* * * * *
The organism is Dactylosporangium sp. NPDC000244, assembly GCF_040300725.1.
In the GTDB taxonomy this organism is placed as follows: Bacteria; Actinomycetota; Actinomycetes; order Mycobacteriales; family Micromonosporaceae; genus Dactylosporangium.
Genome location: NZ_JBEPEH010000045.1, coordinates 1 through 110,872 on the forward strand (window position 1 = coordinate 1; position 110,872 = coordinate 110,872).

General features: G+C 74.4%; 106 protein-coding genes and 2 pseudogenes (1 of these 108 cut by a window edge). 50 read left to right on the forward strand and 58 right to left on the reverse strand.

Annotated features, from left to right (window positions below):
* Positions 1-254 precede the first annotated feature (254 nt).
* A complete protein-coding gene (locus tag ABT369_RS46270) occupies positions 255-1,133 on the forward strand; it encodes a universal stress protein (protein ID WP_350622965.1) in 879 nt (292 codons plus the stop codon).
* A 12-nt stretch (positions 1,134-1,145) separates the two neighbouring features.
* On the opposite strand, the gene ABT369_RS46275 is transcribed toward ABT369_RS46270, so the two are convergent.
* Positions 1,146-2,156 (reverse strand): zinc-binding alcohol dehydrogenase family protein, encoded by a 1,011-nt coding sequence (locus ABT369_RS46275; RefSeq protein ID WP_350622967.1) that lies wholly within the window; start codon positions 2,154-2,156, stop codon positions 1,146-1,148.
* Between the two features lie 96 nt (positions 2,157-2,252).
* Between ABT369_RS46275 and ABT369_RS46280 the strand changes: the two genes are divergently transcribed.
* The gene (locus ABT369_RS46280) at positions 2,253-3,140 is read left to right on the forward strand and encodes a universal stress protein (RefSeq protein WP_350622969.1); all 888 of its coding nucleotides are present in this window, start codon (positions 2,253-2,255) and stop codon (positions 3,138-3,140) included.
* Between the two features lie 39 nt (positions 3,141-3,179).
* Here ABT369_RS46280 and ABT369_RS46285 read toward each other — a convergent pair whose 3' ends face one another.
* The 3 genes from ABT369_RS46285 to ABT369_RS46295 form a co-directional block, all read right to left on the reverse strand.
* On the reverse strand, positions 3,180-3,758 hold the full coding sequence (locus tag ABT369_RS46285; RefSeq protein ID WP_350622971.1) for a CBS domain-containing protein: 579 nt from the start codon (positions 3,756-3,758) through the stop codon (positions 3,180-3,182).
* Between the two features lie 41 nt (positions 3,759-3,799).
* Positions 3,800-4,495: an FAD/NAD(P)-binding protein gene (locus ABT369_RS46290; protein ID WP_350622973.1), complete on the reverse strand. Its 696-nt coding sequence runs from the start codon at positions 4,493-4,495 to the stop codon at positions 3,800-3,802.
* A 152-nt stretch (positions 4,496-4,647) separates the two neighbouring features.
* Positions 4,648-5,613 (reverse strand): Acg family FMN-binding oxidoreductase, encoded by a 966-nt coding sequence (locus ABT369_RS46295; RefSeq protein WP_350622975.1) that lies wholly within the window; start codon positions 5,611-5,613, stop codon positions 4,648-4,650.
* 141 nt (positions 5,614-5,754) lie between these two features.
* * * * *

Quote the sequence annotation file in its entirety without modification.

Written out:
The organism is Dactylosporangium sp. NPDC000244, assembly GCF_040300725.1.
In the GTDB taxonomy this organism is placed as follows: Bacteria; Actinomycetota; Actinomycetes; order Mycobacteriales; family Micromonosporaceae; genus Dactylosporangium.
Genome location: NZ_JBEPEH010000045.1, coordinates 1 through 110,872 on the forward strand (window position 1 = coordinate 1; position 110,872 = coordinate 110,872).

General features: G+C 74.4%; 106 protein-coding genes and 2 pseudogenes (1 of these 108 cut by a window edge). 50 read left to right on the forward strand and 58 right to left on the reverse strand.

Annotated features, from left to right (window positions below):
* Positions 1-254 precede the first annotated feature (254 nt).
* A complete protein-coding gene (locus tag ABT369_RS46270) occupies positions 255-1,133 on the forward strand; it encodes a universal stress protein (protein ID WP_350622965.1) in 879 nt (292 codons plus the stop codon).
* A 12-nt stretch (positions 1,134-1,145) separates the two neighbouring features.
* On the opposite strand, the gene ABT369_RS46275 is transcribed toward ABT369_RS46270, so the two are convergent.
* Positions 1,146-2,156 (reverse strand): zinc-binding alcohol dehydrogenase family protein, encoded by a 1,011-nt coding sequence (locus ABT369_RS46275; RefSeq protein ID WP_350622967.1) that lies wholly within the window; start codon positions 2,154-2,156, stop codon positions 1,146-1,148.
* Between the two features lie 96 nt (positions 2,157-2,252).
* Between ABT369_RS46275 and ABT369_RS46280 the strand changes: the two genes are divergently transcribed.
* The gene (locus ABT369_RS46280) at positions 2,253-3,140 is read left to right on the forward strand and encodes a universal stress protein (RefSeq protein WP_350622969.1); all 888 of its coding nucleotides are present in this window, start codon (positions 2,253-2,255) and stop codon (positions 3,138-3,140) included.
* Between the two features lie 39 nt (positions 3,141-3,179).
* Here ABT369_RS46280 and ABT369_RS46285 read toward each other — a convergent pair whose 3' ends face one another.
* The 3 genes from ABT369_RS46285 to ABT369_RS46295 form a co-directional block, all read right to left on the reverse strand.
* On the reverse strand, positions 3,180-3,758 hold the full coding sequence (locus tag ABT369_RS46285; RefSeq protein ID WP_350622971.1) for a CBS domain-containing protein: 579 nt from the start codon (positions 3,756-3,758) through the stop codon (positions 3,180-3,182).
* Between the two features lie 41 nt (positions 3,759-3,799).
* Positions 3,800-4,495: an FAD/NAD(P)-binding protein gene (locus ABT369_RS46290; protein ID WP_350622973.1), complete on the reverse strand. Its 696-nt coding sequence runs from the start codon at positions 4,493-4,495 to the stop codon at positions 3,800-3,802.
* A 152-nt stretch (positions 4,496-4,647) separates the two neighbouring features.
* Positions 4,648-5,613 (reverse strand): Acg family FMN-binding oxidoreductase, encoded by a 966-nt coding sequence (locus ABT369_RS46295; RefSeq protein WP_350622975.1) that lies wholly within the window; start codon positions 5,611-5,613, stop codon positions 4,648-4,650.
* 141 nt (positions 5,614-5,754) lie between these two features.